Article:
Makawao Rodeo and Parade
Over the Fourth of July weekend, the Makawao Roping Club hosted their 64th annual Rodeo and 54th annual Rodeo Parade, themed “Wild West, Makawao Style”. Beginning on Thursday, the four-day Rodeo displayed the the rich history of the paniolos, or Hawaiian cowboys, and their cultural significance to the Maui community.
Upcountry County Council Member Yuki Lei Sugimura first got involved with the Rodeo six years ago, when asked to do the overall coordination of the Parade. Now she serves as the Parade Co-Chair.
“This has been a great experience, because you see a community come together and make this Parade happen through pure, what I call “sweat equity,” which is volunteerism and just a passion of the town and the upcountry spirit” Sugimura said.
The Makawao Rodeo began in 1956, a year after the Makawao Roping Club was founded by paniolos including George Manoa Sr. and Harold “Oskie” Rice. Since the end of the 1800s, ranching was very popular in upcountry Maui and the Rodeo today seeks to perpetuate the history of the ranching era, while showcasing new generations of riders and ropers.
This year, the Rodeo started with prelims on Thursday at the Oskie Rice Arena and concluded with finals on Sunday. Some of the winners include bull-riding champion Koby Jacobsen with a 78-point ride, all-around cowboy Rory Souza, and all-around cowgirl Kalena Kehano.
Saturday’s parade featured Grand Marshall Wayne Asue and special honoree Anthony “Tony” Medeiros, a community member unaffiliated with the Rodeo, but well known for his service work and being a recent MHS Hall of Honor inductee. Kathy Collins, radio personality, actress and freelance writer served as the mistress of ceremonies again, for both the Parade and the stick horse race.
The stick horse race saw children race straw brooms decorated like horses up and down the street. This tradition brings joy to all who watch and participate and therefore stands out to Sugimura as a highlight of the weekend.
“Its something to see. To me it enhances the parade’s theme and importance,” Sugimura said.
Kihei residents Paul and Betty also enjoyed the stick horse race, both saying that their favorite part about the parade is watching the kids have fun. Betty described the atmosphere of the event as “small town wonderful.”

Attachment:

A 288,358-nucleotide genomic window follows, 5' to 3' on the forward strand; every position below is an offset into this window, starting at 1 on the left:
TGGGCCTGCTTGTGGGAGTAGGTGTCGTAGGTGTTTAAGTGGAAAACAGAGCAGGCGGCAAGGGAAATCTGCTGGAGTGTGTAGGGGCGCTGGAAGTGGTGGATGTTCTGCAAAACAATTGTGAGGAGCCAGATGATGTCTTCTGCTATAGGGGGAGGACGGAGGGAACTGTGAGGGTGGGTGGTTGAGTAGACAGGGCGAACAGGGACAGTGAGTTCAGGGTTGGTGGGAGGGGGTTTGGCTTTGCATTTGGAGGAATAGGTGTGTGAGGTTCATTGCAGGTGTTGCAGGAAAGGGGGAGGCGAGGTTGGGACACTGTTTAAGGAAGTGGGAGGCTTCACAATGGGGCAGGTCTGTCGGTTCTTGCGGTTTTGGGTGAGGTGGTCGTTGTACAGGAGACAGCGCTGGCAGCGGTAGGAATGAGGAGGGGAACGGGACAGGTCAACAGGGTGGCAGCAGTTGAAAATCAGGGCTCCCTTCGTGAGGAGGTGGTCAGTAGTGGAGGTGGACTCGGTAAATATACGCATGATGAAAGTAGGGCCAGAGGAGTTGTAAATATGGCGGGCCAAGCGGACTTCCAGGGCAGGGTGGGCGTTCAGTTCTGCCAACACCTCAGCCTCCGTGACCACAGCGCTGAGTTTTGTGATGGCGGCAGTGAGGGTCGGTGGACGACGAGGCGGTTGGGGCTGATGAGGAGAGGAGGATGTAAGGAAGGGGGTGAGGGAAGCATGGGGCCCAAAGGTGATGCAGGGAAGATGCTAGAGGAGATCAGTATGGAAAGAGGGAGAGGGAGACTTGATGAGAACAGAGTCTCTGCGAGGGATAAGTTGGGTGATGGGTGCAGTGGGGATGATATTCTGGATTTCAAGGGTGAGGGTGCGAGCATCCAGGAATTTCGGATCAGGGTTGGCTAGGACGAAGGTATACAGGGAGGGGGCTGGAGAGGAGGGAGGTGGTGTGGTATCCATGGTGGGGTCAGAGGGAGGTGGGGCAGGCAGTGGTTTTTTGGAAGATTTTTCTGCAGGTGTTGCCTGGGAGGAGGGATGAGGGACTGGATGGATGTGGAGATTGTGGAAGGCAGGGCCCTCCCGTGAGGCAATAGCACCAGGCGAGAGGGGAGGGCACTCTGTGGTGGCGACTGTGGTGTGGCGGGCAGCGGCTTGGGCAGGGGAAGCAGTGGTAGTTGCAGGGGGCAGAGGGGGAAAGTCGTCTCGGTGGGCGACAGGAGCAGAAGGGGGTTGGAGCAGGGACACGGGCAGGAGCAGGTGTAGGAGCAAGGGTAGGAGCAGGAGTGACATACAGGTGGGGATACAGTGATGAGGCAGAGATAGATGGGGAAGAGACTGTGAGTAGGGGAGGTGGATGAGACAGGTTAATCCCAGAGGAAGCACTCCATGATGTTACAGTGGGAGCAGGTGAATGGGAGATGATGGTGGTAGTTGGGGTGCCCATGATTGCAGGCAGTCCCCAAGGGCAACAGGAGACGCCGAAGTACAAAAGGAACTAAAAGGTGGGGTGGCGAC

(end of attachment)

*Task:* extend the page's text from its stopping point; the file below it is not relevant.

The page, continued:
After the stick horse race, vibrant vintage cars and the U.S Pacific Fleet Band commenced the Parade. The cars are always a viewer favorite; Tom from Wailuku has come to every parade for the past 40 years and looks forward to them the most.
When asked why he keeps coming back to the Parade after so many years, he said, “it’s a family thing. I sometimes come with my grandchildren, my daughter… It’s good fun.”
In addition to watching the floats and horses, there were activities such as the 3rd annual chili cook off, as well as face-painting and crafts for children. Meanwhile, stores flourished in Makawao as it is “the busiest day of the year,” according to Neve, whose mom owns the boutique Pink by Nature on Baldwin Avenue. In fact, it hardly seemed as if there was a person without a stick donut from T. Komoda Store and Bakery.
“I like the community coming out and being here for the parade. It’s just a wonderful thing. Makawao, they close off the street, everybody’s cooperative… the kids love it. You see the kids grow up year after year,” said Larry Feinberg, Pukalani resident. Feinberg has lived on Maui for 35 years, and says that he must have been to 30 parades.
When asked about the most memorable moment in all her years of involvement, Sugimura recalled that last year the magician asked his fiancé to get married in the middle of the parade. “It was kind of amazing… I couldn’t believe it. That was very memorable to me.”
Instances like these demonstrate the deep levels of passion and commitment that the community has for this part of Maui’s history and culture.
“[The Rodeo and Rodeo Parade] just moves our traditions forward. I think it’s an important essence of who we are and to keep Makawao Makawao,” Sugimura said.